Two recent studies by economists take a look at consequences of climate change. One group project from the Climate Impact Lab consortium, "Valuing the Global Mortality Consequences of Climate Change Accounting for Adaptation Costs and Benefits" was written by Tamma Carleton, Michael Delgado, Michael Greenstone, Trevor Houser, Solomon Hsiang, Andrew Hultgren, Amir Jina, Robert Kopp, Kelly McCusker, Ishan Nath, James Rising, Ashwin Rode, Samuel Seo, Justin Simcock, Arvid Viaene, Jiacan Yuan, and Alice Zhang (Becker Friedman Institute for Economists at the University of Chicago, Working Paper 2018-51, August 2018). They write:
"[W]e estimate the mortality-temperature relationship around the world, both today and into the future. This is accomplished by using the most exhaustive dataset ever collected on annual, subnational mortality statistics. These data cover the universe of deaths from 41 countries totaling 56% of the global population at a resolution similar to that of US counties (2nd-administrative level) for each year across multiple age categories (i.e. <5, 5-64, and >64). These data allow us to estimate the mortality-temperature relationship with substantially greater resolution and coverage of the human population than previous studies; the most comprehensive econometric analyses to date have been for a single country or individual cities from several countries. We find that in our sample an additional 35◦C day (-5◦C day), relative to a day at 20◦C, increases the annual all-age mortality rate by 0.4 (0.3) 2 deaths per 100,000."
This data allows them to look at mortality risks accounting for different age groups, different locations within countries, and different per capita income across countries. This framework also allows them to infer what kinds of adaptations that people can make to higher temperatures. They write:

The examples of Seattle, WA and Houston, TX, which have similar income levels, institutions, and other factors, but have very different climates, provide some high-level intuition for our approach. On average Seattle has just 0.001 days per year where the average temperature exceeds ≈32◦C, while Houston experiences 0.31 of these days annually. Houston has adapted to this hotter climate, evidenced by the fact that a day above 32◦C produces 1/40th of the excess mortality in Houston than it does in Seattle (Barreca et al., 2016). ... Indeed, the difference in air conditioning penetration rates, which were 27% in Washington state and 100% in Texas as of 2000-4, provide evidence that the observed differences in temperature sensitivities between these cities reflect cost-benefit decisions. 
This working paper will be hard going for those not initiated into economic research, and the results aren't simple to summarize. But the authors put it this way (citations omitted):
"Together, these two features of the analysis allow us to develop measures of the full mortality-related costs of climate change for the entire world, reflecting both the direct mortality costs (accounting for adaptation) and all adaptation costs. We find that the median estimate of the total mortality burden of climate change across 33 different climate models is projected to be worth 36 death equivalents per 100,000 at the end of the century or roughly 3.7% of global GDP when using standard assumptions about the value of a statistical life. Approximately 2/3 of the death equivalent costs are due to the costs of adaptation. Further, failing to account for income and climate adaptation as has been the norm in the literature would overstate the mortality costs of climate change by a factor of about 3.5. Finally, we note that there is evidence of substantial heterogeneity in impacts around the globe; at the end of the century we project an increase of about 3,800 death equivalents annually in Mogadishu and a decrease of about 1,100 annually in Oslo, Norway."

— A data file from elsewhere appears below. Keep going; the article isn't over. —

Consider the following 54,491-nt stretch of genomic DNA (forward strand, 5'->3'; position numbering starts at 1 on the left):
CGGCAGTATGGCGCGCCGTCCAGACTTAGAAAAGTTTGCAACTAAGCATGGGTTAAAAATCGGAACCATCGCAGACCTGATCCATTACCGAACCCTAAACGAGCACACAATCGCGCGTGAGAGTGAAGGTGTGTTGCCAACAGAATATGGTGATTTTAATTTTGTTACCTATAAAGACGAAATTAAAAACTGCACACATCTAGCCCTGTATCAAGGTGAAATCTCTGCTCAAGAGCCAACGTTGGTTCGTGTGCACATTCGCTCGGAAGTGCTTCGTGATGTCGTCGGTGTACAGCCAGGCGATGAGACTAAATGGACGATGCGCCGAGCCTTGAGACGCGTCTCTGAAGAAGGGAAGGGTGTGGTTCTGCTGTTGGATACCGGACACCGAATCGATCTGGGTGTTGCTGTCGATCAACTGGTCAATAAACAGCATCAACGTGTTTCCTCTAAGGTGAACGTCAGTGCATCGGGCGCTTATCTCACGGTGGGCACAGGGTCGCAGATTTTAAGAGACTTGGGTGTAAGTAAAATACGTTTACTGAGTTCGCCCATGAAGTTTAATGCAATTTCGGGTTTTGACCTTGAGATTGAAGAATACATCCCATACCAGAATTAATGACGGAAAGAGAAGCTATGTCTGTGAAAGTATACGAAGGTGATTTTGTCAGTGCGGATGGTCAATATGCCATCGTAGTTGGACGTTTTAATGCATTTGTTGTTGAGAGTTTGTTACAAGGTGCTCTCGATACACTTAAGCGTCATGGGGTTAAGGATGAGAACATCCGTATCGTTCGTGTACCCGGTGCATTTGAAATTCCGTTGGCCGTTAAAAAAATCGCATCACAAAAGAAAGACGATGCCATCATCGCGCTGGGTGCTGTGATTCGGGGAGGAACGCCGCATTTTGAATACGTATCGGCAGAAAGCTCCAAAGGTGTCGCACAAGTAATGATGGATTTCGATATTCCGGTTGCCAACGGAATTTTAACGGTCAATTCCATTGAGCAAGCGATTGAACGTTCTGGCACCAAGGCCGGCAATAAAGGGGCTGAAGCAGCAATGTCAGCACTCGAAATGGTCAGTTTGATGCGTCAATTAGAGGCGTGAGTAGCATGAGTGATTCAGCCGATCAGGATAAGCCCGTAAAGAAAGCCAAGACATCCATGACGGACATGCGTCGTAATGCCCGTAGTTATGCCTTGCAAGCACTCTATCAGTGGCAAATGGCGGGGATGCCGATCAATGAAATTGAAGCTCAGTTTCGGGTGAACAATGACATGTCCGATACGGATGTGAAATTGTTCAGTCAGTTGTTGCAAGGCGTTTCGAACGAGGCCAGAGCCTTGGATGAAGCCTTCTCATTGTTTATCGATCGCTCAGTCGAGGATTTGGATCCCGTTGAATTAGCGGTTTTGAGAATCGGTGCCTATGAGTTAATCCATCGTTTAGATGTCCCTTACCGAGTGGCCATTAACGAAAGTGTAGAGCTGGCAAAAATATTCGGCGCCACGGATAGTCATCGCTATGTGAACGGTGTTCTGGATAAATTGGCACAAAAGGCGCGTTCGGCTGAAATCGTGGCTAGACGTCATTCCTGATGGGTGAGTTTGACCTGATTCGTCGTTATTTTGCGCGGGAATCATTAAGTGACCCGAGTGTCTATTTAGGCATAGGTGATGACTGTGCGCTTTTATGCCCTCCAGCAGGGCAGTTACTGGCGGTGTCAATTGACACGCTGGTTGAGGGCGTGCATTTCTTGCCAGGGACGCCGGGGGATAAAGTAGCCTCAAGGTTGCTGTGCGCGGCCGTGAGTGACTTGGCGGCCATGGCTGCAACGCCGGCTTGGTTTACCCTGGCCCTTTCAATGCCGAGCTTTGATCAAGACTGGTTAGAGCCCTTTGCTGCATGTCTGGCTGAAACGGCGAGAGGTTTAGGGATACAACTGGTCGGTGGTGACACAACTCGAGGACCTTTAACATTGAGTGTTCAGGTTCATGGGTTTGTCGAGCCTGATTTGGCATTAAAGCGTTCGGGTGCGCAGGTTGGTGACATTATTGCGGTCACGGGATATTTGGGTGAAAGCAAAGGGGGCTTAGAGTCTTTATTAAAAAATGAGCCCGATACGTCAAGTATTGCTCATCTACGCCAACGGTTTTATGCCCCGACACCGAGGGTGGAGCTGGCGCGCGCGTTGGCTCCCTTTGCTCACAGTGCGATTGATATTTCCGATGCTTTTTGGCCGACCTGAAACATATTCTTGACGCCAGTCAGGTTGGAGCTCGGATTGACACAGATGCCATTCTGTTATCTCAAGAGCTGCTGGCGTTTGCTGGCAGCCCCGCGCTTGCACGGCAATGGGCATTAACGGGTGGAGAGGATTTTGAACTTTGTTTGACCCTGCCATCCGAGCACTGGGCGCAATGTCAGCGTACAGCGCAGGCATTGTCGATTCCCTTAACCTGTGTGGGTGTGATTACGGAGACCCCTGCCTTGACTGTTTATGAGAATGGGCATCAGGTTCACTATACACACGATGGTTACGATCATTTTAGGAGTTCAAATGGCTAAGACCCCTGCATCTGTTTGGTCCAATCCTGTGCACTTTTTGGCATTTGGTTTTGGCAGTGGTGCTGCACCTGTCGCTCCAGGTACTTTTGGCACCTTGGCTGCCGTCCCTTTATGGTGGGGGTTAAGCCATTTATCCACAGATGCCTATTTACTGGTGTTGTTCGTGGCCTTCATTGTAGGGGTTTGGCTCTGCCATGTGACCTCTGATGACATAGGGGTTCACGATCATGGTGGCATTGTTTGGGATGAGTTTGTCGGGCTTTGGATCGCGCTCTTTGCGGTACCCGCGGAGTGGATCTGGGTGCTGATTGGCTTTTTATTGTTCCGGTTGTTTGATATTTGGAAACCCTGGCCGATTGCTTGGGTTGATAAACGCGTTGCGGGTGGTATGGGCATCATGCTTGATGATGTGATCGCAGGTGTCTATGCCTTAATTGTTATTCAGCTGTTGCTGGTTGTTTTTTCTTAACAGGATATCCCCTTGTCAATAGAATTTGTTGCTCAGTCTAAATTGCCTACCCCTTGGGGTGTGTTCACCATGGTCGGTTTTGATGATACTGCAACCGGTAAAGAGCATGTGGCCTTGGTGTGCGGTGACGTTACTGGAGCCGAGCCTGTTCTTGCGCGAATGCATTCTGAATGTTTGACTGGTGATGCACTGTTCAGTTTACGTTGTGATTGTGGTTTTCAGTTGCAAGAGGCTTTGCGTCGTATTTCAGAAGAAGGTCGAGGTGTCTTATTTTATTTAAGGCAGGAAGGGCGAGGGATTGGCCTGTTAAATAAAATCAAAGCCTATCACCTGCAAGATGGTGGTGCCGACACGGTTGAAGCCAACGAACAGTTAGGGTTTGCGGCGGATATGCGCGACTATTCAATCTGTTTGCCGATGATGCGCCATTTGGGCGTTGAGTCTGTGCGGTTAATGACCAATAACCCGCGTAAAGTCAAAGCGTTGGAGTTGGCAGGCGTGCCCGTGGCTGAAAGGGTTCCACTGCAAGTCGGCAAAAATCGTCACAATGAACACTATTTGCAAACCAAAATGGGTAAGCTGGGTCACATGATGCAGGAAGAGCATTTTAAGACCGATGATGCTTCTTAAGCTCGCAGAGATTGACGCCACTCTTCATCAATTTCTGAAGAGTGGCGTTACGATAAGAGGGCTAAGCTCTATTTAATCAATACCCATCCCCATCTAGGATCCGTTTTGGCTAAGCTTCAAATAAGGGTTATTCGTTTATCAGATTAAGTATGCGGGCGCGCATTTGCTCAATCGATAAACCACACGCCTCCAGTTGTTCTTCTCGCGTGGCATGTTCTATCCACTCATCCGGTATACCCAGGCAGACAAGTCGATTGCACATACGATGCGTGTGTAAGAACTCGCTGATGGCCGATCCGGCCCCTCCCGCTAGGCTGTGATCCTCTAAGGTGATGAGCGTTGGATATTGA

In another recent study,  Riccardo Colacito, Bridget Hoffmann, Toan Phan, and Tim Sablik look at "The Impact of Higher Temperatures on Economic Growth" (Federal Reserve Bank of Richmond, Economic Brief EB18-08, August 2018). A general finding in the climate change literature is that warmer temperatures would have less effect on the US economy, in part because agriculture and other obviously weather-dependent industries are a relatively small share of the US economy, and in part because the US economy has considerable resources for adaptation.

However, this paper points out that in hot summers, lots of US industries see a decline. For example, the real estate industry does less well in exceptionally hot summers--maybe because people are less enthusiastic about shopping for homes or moving when it's very hot. The insurance industry does less well in hot summers, in part because extreme heat pushes up medical costs and reduces profits for insurance firms. Other studies have found that very high summer temperatures are associated with lower production at automobile plants. In addition, these effects of  hotter summers on reduced output seem to be getting larger, rather than smaller over the last four decades.

This study is based on variation across seasons and years, and it doesn't take into account the kinds of adaptations that might occur in the longer run, so using it to project decades into the future seems like a stretch to me. But adaptations to higher temperatures often have substantial costs, too. Overall, this study, together with the previous estimates about costs of mortaility and adaptation, serve as a useful warning that higher temperatures and climate change aren't just about farming.